Opinion column: Joys of college

By Randy Ma

(Ed. note: This is part one of a two-part series in a freshman’s look ahead and a senior’s look back at college.)

One of the greatest emotional experiences I ever will have will be arriving at college. As the family car drove up to PAR, my father and I frantically emptied our vehicle and headed toward my designated room. As I opened the door, I was flooded by an array of emotions such as excitement, worry, pride and concern – only to find that the room was so small that the door had just slammed into my roommate’s closet; that the interior was unbelievably hot and that my desk lacked a chair. Instantly, one word came into my mind: lame.

This shouldn’t have come as a surprise, because my orientation experience was quite similar. If memory serves correct, my adviser sent me into a panic by requiring me to make a list of 20 classes to choose from in one night and then throwing the list away when the time to register finally came. After registering for classes I quickly realized I did not want to take, I discovered that I easily could have registered from the comforts of my own home while sitting on my soft bed instead of in a room with air-conditioning that made the place seem like a freezer box.

But I am still optimistic regarding how my college experience may turn out this semester. High school was just a blow-off period until now. I can begin living away from the scrutiny of my parents and start living as an individual. By this, I mean mimicking as many college stereotypes as I can. This includes listening to classic and indie rock, studying outside under a tree, wearing Hollister-fashioned shirts and shorts regularly, playing Counter-Strike, ultimate Frisbee, poker, pool, bowling, primarily hanging out with the same-old high school clique and getting drunk on a weekly basis.

I will accomplish all of these feats and still remain a prominent student. I know this because before I arrived, I purchased a high-powered laptop/desktop computer. With equipment this advanced at my disposal, there’s no possible way my education will do anything but soar.

Without the distraction of classes, I also can look forward to the many activities the University has to offer. This is the time to create a fresh persona for myself. I can become the overachiever and attend 20 different organizations on a weekly basis with an estimated total of 20 minutes of sleep a day or join none of the organizations offered and become a slacker with an estimated total of 20 hours of sleep a day. The possibilities are endless. All I have to do is seize the day, because that is what going to college is all about: taking advantage of the options available.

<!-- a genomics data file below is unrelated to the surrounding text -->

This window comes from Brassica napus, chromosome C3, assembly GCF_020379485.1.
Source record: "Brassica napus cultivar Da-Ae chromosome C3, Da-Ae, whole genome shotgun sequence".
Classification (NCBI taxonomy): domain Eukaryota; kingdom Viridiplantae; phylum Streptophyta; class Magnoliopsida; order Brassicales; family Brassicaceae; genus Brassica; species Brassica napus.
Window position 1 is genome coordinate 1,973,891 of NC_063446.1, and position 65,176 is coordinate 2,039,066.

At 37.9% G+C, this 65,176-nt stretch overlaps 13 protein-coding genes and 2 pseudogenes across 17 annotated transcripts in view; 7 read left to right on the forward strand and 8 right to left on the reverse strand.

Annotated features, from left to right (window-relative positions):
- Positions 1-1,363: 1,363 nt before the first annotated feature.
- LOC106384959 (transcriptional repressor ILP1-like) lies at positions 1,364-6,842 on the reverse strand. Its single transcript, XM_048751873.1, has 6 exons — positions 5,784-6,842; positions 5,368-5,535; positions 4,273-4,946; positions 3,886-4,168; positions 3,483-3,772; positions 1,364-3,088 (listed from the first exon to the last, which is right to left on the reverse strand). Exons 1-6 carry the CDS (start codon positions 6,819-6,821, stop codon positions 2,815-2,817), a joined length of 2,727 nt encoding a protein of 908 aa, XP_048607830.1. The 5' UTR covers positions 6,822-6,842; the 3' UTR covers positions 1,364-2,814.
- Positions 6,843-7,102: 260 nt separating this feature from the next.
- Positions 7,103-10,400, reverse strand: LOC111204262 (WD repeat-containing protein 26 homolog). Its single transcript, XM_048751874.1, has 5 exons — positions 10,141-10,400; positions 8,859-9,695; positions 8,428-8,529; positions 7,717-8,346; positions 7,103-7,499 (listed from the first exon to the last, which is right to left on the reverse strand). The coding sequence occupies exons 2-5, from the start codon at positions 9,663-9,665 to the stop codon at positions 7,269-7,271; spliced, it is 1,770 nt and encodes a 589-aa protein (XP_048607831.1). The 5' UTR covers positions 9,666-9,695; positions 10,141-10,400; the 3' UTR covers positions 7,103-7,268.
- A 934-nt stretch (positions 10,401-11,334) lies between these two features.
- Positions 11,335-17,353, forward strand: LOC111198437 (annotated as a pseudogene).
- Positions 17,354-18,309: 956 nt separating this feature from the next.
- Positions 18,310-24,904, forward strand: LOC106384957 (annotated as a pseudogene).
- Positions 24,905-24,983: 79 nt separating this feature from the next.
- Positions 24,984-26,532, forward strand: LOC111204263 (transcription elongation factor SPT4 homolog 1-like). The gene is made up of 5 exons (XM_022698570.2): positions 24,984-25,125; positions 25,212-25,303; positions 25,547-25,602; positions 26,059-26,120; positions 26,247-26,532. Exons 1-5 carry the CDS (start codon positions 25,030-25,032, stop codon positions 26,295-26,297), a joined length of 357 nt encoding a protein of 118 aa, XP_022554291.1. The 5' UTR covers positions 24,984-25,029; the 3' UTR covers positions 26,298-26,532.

College is basically the beginning of my adult life. It will set the tone for the rest of my life as I know it. I will discover and prepare for my future career and graduate into a job market that probably will be flooded by foreign workers who might have more experience and a stricter education. But I will not worry, because obviously, the fact that I am attending college means I have job security (or the fact that I’m in the college of LAS).

Tomorrow I will begin attending my classes. I get a sense of warmth in that I will be course-overloading to get rid of my gen-eds, and soon I will be able to travel the campus without a map. That feeling of excitement has returned, and I am ready to begin my semester at the University with a clean slate. I feel like I will be able to accomplish anything – especially with 8 a.m. classes every day. The sun is ungodly bright; I can smell a sewerage leak from outside my residence hall and the fact that I forgot to bring my alarm clock makes my life much easier. Looking back on my first impressions of college and what I intend to do in the future, one thing is certain: It’s going to be a long year.

Randy Ma is a freshman in LAS. He is a guest columnist. He can be reached at [email protected]